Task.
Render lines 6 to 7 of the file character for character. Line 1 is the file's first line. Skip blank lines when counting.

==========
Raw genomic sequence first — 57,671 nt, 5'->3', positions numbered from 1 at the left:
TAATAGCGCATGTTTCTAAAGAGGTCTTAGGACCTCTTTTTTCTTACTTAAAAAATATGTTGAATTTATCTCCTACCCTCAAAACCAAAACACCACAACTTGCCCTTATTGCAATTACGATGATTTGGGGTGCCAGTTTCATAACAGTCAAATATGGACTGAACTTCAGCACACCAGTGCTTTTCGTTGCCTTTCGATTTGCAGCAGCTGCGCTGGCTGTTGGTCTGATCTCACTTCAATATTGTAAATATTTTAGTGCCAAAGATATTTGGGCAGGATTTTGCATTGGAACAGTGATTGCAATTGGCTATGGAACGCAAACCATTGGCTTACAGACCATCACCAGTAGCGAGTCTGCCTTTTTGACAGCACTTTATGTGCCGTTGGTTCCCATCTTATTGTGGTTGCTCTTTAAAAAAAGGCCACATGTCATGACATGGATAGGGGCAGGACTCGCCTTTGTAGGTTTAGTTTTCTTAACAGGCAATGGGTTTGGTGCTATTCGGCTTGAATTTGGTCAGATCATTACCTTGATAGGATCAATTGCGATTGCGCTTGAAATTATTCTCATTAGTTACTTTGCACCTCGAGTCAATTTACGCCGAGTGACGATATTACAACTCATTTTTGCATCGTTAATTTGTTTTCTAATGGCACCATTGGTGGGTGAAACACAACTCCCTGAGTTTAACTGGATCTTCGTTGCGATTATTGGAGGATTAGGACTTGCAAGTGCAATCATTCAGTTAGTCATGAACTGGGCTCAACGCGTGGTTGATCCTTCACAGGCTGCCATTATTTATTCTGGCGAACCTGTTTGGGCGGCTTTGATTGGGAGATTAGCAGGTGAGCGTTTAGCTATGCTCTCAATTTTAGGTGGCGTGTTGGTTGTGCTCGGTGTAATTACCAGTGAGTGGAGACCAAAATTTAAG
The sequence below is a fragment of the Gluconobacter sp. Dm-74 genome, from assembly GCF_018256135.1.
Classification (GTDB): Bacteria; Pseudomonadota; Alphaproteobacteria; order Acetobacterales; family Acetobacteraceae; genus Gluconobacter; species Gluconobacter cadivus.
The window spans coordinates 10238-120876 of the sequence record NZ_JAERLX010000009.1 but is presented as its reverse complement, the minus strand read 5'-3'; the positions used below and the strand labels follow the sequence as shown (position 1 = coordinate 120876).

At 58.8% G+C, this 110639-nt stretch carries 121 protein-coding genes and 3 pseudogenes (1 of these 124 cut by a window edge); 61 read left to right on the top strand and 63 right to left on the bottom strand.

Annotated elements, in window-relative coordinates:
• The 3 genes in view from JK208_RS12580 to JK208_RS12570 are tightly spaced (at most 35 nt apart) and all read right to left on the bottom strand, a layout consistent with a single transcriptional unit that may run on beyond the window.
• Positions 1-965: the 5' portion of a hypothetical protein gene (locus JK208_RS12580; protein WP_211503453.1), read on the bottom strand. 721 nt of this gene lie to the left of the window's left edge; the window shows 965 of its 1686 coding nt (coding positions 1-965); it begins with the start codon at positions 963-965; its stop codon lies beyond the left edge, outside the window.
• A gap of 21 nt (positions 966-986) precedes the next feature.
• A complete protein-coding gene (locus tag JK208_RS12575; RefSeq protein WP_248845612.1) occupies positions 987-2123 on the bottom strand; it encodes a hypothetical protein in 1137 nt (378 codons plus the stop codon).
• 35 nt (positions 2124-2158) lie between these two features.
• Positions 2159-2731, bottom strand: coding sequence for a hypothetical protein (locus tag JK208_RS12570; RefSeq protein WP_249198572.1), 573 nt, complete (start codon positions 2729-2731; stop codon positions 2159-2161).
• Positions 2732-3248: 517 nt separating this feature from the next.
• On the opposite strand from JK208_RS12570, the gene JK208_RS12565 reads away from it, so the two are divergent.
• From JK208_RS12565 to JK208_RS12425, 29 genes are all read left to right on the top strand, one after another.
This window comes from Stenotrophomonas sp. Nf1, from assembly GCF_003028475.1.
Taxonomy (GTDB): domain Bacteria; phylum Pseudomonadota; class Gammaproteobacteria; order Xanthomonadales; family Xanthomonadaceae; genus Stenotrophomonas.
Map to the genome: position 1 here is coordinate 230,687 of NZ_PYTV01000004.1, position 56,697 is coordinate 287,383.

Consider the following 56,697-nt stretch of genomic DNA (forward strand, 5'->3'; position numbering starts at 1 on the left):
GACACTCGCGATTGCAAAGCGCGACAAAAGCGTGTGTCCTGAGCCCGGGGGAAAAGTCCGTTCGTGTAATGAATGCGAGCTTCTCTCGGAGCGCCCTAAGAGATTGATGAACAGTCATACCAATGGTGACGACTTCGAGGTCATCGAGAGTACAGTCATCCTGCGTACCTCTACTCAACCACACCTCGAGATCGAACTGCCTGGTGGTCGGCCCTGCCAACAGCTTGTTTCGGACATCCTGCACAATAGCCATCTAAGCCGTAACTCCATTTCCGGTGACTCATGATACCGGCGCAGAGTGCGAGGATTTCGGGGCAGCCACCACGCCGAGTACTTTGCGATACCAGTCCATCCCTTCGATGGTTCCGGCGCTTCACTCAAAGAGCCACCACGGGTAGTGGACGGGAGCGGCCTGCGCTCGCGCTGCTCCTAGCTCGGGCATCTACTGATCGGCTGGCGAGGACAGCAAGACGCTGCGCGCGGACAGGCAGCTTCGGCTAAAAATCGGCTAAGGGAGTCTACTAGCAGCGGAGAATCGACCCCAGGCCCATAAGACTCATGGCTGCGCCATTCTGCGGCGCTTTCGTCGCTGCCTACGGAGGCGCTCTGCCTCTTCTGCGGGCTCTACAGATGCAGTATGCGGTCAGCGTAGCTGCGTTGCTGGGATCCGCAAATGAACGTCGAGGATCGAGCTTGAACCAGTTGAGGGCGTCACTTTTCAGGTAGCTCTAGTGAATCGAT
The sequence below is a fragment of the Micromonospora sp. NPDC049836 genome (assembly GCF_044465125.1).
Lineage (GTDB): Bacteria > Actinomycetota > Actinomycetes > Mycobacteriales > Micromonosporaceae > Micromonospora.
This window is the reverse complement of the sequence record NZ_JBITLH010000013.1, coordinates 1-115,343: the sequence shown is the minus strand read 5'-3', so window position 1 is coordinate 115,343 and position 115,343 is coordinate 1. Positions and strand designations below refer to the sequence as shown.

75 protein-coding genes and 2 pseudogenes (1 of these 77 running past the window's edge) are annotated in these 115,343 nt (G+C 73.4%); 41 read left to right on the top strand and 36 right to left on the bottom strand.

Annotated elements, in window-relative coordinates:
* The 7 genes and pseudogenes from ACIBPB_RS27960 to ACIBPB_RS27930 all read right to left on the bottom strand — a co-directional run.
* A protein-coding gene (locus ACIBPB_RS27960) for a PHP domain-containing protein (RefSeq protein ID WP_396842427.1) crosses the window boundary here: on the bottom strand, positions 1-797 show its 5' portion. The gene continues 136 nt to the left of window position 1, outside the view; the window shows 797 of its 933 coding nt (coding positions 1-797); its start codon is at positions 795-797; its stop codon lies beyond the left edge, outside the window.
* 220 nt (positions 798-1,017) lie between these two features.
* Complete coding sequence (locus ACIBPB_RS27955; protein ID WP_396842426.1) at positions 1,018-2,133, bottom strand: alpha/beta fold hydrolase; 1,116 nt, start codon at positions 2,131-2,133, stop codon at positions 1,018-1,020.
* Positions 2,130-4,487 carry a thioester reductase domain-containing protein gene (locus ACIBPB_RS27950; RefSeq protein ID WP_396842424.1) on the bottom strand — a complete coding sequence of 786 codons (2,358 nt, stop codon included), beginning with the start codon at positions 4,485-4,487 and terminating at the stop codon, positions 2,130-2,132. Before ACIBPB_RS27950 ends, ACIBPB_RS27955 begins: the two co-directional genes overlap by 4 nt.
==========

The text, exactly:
At 58.8% G+C, this 110639-nt stretch carries 121 protein-coding genes and 3 pseudogenes (1 of these 124 cut by a window edge); 61 read left to right on the top strand and 63 right to left on the bottom strand.

Annotated elements, in window-relative coordinates: